The number of injury-related work absences and the rising causes behind them is raising concerns. Exoskeletons could be of help to protect a worker's health, but how secure are these complex systems?
A large number of workplace sick leaves can be traced back to overstraining of the muscular and skeletal systems, with back pain being an especially prominent and common type of these complaints. Of particular danger to the muscular and skeletal systems is the threat poised by single-sided movements and patterns that are constantly repeated in everyday work. A possible consequence of this is the so-called Repetitive Strain Injury syndrome (RSI syndrome). Musculoskeletal disorders such as tendinitis, are an example of the consequences of cumulative traumas.
The prevalence of such strains in workplaces such as logistics centers, factories or construction sites, is becoming more widespread. With absenteeism being an undesirable trend on the increase, some companies are developing ways to relieve and minimize the burden and risk of injuries on employees. And one of the answers is the rise of the exoskeletons. These support structures are already used in medicine, for example in the form of a back orthosis, which resembles a corset and stabilizes and relieves the body from weight and undesired postures.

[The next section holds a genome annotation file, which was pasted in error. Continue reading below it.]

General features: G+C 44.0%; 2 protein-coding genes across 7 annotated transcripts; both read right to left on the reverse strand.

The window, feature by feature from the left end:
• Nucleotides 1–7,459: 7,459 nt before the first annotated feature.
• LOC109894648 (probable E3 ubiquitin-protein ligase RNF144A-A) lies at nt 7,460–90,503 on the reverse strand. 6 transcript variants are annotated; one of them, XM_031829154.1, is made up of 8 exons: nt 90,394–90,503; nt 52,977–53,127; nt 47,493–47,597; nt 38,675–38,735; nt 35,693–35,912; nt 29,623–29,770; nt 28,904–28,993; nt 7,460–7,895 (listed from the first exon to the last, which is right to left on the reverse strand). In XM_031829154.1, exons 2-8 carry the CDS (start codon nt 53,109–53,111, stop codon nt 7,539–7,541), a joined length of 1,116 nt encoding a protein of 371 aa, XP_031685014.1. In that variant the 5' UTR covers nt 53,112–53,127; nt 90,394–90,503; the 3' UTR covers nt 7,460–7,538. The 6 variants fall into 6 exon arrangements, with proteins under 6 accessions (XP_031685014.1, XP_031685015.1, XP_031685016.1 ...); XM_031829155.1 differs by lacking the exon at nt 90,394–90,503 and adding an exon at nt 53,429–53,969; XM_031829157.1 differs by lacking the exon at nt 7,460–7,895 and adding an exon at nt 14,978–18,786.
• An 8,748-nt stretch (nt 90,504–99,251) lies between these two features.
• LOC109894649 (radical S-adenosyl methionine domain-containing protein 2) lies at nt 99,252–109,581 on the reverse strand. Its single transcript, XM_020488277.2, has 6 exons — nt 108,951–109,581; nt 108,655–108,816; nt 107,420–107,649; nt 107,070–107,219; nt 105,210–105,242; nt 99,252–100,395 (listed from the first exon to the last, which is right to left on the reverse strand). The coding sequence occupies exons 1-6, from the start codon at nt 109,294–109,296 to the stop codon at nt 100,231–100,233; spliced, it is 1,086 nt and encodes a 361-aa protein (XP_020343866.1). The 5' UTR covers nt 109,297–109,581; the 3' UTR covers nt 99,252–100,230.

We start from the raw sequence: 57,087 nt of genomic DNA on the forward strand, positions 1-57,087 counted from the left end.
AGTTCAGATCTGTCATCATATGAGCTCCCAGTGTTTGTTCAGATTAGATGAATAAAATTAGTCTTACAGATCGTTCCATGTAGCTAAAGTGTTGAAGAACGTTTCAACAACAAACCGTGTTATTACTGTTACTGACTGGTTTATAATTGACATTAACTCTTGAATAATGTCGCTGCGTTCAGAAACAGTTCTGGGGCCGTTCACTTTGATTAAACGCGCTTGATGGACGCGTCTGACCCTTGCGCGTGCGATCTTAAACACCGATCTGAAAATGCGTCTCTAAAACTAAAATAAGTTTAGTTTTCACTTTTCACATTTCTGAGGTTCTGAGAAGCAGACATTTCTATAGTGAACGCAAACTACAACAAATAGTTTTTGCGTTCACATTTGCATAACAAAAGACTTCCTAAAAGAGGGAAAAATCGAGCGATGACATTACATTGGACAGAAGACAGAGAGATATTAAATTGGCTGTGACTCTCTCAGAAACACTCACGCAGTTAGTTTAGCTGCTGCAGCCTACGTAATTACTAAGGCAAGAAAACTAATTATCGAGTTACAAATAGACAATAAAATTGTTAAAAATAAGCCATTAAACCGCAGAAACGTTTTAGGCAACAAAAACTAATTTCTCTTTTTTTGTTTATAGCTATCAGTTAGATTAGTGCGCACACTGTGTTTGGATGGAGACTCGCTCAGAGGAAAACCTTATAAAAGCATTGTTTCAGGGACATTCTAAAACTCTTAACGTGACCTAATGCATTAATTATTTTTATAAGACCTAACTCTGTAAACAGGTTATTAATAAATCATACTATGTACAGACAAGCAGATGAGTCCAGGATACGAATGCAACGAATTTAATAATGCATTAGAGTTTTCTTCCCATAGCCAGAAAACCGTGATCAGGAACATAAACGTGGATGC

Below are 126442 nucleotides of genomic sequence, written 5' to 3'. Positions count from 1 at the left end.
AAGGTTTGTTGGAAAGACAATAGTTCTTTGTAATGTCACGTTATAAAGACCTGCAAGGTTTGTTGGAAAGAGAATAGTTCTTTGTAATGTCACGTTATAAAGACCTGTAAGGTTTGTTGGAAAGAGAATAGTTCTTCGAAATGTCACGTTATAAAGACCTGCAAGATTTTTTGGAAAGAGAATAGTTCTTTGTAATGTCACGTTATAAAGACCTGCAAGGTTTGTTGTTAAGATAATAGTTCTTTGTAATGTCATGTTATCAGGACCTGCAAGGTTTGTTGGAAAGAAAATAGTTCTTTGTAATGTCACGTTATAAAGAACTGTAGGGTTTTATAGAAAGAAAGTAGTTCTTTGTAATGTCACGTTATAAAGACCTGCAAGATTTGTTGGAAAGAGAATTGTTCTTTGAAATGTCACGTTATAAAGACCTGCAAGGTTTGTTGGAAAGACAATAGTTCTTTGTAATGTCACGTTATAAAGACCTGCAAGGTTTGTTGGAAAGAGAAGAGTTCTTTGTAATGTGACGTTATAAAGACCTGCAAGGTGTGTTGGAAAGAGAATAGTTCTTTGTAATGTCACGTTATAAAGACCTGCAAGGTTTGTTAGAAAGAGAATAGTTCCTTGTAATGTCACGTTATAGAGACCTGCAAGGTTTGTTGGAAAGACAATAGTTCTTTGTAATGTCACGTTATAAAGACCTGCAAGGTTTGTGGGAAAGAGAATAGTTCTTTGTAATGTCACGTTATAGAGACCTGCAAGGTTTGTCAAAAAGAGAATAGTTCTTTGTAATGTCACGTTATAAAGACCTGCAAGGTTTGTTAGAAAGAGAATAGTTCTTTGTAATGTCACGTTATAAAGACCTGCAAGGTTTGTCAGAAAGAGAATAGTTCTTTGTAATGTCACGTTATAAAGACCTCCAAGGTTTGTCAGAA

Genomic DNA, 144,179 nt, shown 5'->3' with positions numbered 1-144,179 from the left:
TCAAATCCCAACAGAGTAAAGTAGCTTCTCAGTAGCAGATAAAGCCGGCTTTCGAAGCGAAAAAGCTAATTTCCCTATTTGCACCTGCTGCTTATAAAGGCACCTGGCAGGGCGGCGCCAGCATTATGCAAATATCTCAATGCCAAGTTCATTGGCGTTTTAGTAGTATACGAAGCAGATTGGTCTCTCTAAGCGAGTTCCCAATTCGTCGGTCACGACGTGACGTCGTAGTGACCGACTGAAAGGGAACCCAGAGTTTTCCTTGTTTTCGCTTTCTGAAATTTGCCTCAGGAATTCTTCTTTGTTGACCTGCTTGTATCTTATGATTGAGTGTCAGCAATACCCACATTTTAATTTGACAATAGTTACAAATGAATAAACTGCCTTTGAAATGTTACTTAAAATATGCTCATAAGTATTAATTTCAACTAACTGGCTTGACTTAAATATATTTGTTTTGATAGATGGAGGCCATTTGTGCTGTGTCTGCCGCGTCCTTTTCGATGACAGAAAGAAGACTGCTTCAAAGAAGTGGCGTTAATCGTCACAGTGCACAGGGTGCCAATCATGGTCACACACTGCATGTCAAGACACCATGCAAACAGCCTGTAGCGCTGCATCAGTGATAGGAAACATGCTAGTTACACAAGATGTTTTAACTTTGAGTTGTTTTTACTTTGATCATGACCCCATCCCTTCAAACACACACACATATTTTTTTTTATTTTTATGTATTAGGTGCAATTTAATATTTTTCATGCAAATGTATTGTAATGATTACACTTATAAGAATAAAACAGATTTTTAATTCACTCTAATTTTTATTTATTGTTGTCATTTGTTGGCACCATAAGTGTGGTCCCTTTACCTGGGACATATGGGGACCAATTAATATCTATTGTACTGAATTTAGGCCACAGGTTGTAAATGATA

In addition to medical uses, exoskeletons will gradually be suitable for working environments. These structures are mostly a system of sheaths that enclose the body. Their role is to support and amplify certain movements while being driven by servomotors (also defined as rotary actuators) such as those used in the Laevo exoskeleton system. This strap-on skeleton is attached to the shoulders and thighs was developed for neutralizing physical damage caused by heavy lifting and constant bending. The German Bionic System is a further example of the exoskeleton. Its developers focus on the prevention of injuries caused by heavy load lifting. A special feature of this technology is its ability to integrate machine learning.
Exoskeletons can deter and counteract the RSI syndrome, however, those who could benefit from this innovation should consider its potential problems, in particular with regards to muscles: With extensive reliance from the body on the robot-like shells, there may be a risk of muscle tissue degradation.
In the more advanced formats to be employed in the coming year, there will be a heightened risk of digital hacking, as more complex and integrated systems could be more vulnerable to security breaches. Such prospects have recently become of concern for patients with pacemakers. Eventually, with the spread of exoskeleton technologies, the coming years will open the question on whether these systems are mainly for ensuring workers' health or mainly to expand the efficiency of work processes and supply chains. While both goals are beneficial, the prioritization of one over the other may have consequences yet to be determined.